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BahmanG Written by BahmanG
May. 6, 2012 | 9:41 PM





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A Celebration of Iranian Film: HERE WITHOUT ME

HERE WITHOUT ME Review Behrooz Shahdaftar

Watching Glass Menagerie in Tehran

Why are we drawn to foreign films? Perhaps to entertain how our lives would be recognizably different if we belonged to another country or culture, to re-imagine our birthplace and heritage. We watch foreign films to appreciate our differences as similarities, that our common humanity can look radically different—to realize in differences the same human condition. We watch foreign films because we are curious about ourselves.

In Here Without Me, shown at this year’s UCLA Iranian Film Festival, a disaffected would-be writer is obsessed, perhaps even addicted to, the cinema. Movies offer him a means to escape his claustrophobic life, trapped by dysfunctional family (a recurrent theme in Iranian cinema) and his pointless work. With movies, he can daydream his malaise into happiness.

Here Without Me is director Bahram Tavakoli’s interpretation of Tennessee William’s Glass Menagerie in a modern Iranian context; in one scene, the writer is in a movie theatre, transfixed at the screen, watching what we realize is William’s Cat on a Hot Tin Roof dubbed in Farsi. And this scene—a character in an adaptation of a Tennessee Williams’ drama watching another Williams’ drama, a commentary upon commentary—is Tavakoli’s innocently mischievous mental poking, transforming (while retaining) a classic into another social setting, the similarity as human differences.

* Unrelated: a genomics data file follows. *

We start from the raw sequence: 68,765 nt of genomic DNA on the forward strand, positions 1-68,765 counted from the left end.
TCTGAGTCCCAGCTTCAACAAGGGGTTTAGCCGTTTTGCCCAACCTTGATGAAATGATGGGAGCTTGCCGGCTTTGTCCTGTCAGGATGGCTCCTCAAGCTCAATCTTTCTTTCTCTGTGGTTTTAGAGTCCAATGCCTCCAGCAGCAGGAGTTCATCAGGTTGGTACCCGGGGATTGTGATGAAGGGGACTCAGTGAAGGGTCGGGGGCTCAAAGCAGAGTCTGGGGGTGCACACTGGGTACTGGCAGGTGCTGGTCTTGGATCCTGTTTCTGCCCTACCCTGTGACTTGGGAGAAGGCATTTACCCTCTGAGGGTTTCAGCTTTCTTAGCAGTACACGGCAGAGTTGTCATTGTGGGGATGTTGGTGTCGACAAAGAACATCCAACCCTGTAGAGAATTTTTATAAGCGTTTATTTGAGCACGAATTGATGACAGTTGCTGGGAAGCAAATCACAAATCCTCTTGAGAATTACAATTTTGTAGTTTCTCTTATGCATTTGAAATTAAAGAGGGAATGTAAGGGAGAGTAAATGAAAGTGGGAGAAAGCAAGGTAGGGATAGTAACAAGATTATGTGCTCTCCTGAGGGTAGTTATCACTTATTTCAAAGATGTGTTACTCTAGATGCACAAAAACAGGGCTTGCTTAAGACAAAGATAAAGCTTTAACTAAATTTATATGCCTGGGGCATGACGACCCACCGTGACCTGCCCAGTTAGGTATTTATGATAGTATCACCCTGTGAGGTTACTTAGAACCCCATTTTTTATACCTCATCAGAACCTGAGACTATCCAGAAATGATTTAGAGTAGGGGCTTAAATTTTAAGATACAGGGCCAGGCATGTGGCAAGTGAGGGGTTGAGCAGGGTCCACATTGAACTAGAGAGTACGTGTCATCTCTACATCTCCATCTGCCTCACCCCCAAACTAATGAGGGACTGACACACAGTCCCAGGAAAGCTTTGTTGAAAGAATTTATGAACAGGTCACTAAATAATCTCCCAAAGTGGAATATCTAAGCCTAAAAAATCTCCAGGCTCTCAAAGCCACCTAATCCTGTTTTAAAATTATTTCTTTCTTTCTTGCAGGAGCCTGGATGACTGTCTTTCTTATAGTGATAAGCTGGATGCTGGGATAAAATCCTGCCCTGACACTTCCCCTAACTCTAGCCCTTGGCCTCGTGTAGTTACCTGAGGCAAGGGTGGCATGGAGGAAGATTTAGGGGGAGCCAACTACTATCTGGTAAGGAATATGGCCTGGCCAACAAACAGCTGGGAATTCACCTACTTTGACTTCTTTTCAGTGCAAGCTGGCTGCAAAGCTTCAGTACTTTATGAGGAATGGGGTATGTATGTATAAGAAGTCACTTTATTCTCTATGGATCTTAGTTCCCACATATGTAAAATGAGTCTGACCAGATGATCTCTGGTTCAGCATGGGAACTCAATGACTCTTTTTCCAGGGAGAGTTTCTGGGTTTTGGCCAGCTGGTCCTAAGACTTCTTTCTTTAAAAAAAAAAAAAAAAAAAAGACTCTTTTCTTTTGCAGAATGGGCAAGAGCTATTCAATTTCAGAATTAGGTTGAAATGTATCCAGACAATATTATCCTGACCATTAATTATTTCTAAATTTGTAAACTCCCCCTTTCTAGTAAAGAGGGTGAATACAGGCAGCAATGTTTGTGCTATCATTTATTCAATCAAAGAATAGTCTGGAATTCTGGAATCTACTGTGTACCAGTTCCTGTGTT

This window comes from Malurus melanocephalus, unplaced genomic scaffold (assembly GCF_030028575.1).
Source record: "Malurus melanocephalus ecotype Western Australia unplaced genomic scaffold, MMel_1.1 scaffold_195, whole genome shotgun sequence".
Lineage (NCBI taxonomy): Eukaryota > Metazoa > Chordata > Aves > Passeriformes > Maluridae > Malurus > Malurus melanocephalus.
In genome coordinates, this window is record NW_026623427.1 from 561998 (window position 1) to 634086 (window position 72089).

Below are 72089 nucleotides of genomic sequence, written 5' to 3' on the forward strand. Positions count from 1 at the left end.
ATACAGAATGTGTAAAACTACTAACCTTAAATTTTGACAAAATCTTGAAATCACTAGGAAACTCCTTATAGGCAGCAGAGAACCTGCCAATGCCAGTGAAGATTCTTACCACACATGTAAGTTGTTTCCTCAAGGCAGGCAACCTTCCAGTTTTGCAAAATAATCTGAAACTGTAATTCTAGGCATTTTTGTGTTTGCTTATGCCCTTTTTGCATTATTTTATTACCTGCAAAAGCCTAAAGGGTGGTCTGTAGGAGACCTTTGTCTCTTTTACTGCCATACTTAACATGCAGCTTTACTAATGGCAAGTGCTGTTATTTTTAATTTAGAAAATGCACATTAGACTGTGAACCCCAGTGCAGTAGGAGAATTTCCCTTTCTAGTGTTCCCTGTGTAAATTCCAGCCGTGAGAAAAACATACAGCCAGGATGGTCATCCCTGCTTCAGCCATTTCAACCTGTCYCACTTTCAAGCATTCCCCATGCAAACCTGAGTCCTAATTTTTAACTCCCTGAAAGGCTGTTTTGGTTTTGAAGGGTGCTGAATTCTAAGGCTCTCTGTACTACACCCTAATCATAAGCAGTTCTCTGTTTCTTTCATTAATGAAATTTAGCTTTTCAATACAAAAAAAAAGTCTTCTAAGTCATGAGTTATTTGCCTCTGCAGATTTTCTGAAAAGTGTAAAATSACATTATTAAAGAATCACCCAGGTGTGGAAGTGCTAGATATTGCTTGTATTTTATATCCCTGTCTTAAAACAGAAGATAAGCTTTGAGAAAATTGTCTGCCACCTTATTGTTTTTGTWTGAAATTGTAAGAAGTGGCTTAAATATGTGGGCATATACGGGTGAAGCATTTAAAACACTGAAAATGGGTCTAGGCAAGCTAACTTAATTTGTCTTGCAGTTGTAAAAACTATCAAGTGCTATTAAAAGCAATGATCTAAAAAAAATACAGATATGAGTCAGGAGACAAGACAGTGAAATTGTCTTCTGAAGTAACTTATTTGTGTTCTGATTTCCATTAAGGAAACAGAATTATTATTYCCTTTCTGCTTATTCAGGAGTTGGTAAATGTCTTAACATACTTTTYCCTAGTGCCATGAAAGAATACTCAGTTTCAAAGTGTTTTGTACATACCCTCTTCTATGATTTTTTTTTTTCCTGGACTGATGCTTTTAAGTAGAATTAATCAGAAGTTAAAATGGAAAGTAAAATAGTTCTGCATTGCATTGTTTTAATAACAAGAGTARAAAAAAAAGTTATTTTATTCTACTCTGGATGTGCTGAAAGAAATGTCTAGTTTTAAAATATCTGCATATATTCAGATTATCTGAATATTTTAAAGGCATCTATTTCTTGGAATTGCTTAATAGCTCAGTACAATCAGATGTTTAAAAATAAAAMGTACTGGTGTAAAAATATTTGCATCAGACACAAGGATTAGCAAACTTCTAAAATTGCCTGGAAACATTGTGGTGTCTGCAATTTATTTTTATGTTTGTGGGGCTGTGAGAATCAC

For certainly, Cat on a Hot Tin Roof is a banned film in Iran, and the scene of the young man watching this in a crowded Iranian theatre is itself a figment of his imagination, this cinephile’s fantasy of greater possibilities. The film acquires subtle subversive undertones in its Iranian retelling.

And this is similarly the case with the film’s family dynamics. The family matriarch juggling several jobs and fearing lay offs; her disabled daughter with poor marriage prospects; the son yearning to flee abroad as have other Iranians. The family life, veering between emotional anorexia and cannibalism, is a metaphor for contemporary Iranian life, shut-off from the world by international and domestic sanctions. Among the Iranian youth, learning several languages and translating, taking up photography and other artistic endeavors, has become a passion. It’s their insatiable (human) desire to connect themselves with something greater.

Iranian cinema and the international recognition and accolades it has consistently received in the past two decades is one way of asserting the universal relevance of Iranian society and culture. Here Without Me is perhaps Tavakoli’s response to political extremism everywhere, dramatizing that a story set and produced in another continent and century can elaborate on the lives of current Iranians. That he has been able to accomplish this with humor and gentle persuasion makes Here Without Me all the more remarkable.



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